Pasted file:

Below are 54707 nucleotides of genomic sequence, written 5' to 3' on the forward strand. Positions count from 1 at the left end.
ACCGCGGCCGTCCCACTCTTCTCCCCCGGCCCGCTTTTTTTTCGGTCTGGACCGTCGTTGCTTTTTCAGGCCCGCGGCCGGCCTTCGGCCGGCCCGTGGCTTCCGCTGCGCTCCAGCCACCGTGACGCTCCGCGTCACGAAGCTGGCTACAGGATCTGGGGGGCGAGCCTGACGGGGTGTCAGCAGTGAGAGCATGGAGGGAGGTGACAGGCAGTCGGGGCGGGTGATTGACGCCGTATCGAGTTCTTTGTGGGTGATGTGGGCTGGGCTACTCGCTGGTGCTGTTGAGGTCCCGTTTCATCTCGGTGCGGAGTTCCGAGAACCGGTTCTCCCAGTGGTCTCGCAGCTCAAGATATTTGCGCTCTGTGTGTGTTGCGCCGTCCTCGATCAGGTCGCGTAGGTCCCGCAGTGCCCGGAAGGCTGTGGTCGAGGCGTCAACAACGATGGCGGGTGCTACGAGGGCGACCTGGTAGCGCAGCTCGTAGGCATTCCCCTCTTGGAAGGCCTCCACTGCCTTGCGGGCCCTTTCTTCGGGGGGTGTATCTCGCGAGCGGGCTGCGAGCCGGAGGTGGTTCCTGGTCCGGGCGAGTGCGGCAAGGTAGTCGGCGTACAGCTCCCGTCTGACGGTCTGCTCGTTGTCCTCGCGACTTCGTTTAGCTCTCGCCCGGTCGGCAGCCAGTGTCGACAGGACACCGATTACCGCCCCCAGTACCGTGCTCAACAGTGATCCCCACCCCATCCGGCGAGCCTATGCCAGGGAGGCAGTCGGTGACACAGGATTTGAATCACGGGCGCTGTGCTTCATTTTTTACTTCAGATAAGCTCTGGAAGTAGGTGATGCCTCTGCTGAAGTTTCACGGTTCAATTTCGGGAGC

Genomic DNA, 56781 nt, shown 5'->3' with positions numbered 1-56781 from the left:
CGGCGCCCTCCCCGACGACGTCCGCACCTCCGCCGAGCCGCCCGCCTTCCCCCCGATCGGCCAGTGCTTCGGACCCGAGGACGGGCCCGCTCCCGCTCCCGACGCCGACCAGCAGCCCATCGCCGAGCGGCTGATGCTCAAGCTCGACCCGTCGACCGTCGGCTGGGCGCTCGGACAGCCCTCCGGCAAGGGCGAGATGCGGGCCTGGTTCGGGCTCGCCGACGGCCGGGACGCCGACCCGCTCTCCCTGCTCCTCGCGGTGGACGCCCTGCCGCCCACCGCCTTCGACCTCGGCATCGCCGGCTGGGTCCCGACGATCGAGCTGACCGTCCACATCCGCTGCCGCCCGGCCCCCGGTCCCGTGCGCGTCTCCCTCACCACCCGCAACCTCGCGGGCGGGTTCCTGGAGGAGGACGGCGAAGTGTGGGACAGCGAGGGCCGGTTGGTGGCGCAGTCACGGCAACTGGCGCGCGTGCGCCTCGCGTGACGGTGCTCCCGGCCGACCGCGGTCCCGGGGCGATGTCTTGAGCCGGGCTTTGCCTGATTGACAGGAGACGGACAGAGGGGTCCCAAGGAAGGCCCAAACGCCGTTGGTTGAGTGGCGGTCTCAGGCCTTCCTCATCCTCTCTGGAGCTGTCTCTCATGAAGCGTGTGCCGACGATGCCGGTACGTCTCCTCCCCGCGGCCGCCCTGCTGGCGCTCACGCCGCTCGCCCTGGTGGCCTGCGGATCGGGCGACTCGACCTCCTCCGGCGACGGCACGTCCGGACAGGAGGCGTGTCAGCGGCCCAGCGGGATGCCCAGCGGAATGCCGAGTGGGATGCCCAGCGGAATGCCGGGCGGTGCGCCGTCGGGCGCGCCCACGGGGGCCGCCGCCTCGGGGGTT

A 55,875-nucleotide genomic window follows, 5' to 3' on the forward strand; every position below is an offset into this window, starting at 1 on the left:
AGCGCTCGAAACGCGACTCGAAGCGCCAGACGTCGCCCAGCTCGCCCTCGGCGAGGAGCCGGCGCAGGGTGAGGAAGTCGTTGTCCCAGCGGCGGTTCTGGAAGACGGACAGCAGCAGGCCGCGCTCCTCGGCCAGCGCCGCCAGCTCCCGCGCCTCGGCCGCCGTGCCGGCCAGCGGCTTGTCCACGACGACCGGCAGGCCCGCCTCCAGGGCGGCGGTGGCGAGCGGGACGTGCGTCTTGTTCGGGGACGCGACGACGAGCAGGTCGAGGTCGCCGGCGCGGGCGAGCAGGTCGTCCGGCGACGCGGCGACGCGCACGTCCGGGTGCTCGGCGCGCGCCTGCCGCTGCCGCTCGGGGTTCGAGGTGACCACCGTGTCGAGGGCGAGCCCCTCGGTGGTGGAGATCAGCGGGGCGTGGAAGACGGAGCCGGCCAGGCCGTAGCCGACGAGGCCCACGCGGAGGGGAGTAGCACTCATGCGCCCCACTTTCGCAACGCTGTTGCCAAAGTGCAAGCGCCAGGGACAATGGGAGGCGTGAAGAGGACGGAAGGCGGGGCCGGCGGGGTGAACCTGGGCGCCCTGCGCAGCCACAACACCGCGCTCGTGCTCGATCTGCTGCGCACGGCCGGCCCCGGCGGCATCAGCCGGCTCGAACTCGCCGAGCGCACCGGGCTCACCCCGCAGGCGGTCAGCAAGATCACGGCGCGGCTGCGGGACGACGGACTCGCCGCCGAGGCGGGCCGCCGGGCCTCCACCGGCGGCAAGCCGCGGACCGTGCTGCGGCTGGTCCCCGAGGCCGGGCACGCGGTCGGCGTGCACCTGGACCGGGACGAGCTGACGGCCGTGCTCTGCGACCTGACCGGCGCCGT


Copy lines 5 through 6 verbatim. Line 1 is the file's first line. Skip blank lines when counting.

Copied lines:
A 55,875-nucleotide genomic window follows, 5' to 3' on the forward strand; every position below is an offset into this window, starting at 1 on the left:
AGCGCTCGAAACGCGACTCGAAGCGCCAGACGTCGCCCAGCTCGCCCTCGGCGAGGAGCCGGCGCAGGGTGAGGAAGTCGTTGTCCCAGCGGCGGTTCTGGAAGACGGACAGCAGCAGGCCGCGCTCCTCGGCCAGCGCCGCCAGCTCCCGCGCCTCGGCCGCCGTGCCGGCCAGCGGCTTGTCCACGACGACCGGCAGGCCCGCCTCCAGGGCGGCGGTGGCGAGCGGGACGTGCGTCTTGTTCGGGGACGCGACGACGAGCAGGTCGAGGTCGCCGGCGCGGGCGAGCAGGTCGTCCGGCGACGCGGCGACGCGCACGTCCGGGTGCTCGGCGCGCGCCTGCCGCTGCCGCTCGGGGTTCGAGGTGACCACCGTGTCGAGGGCGAGCCCCTCGGTGGTGGAGATCAGCGGGGCGTGGAAGACGGAGCCGGCCAGGCCGTAGCCGACGAGGCCCACGCGGAGGGGAGTAGCACTCATGCGCCCCACTTTCGCAACGCTGTTGCCAAAGTGCAAGCGCCAGGGACAATGGGAGGCGTGAAGAGGACGGAAGGCGGGGCCGGCGGGGTGAACCTGGGCGCCCTGCGCAGCCACAACACCGCGCTCGTGCTCGATCTGCTGCGCACGGCCGGCCCCGGCGGCATCAGCCGGCTCGAACTCGCCGAGCGCACCGGGCTCACCCCGCAGGCGGTCAGCAAGATCACGGCGCGGCTGCGGGACGACGGACTCGCCGCCGAGGCGGGCCGCCGGGCCTCCACCGGCGGCAAGCCGCGGACCGTGCTGCGGCTGGTCCCCGAGGCCGGGCACGCGGTCGGCGTGCACCTGGACCGGGACGAGCTGACGGCCGTGCTCTGCGACCTGACCGGCGCCGT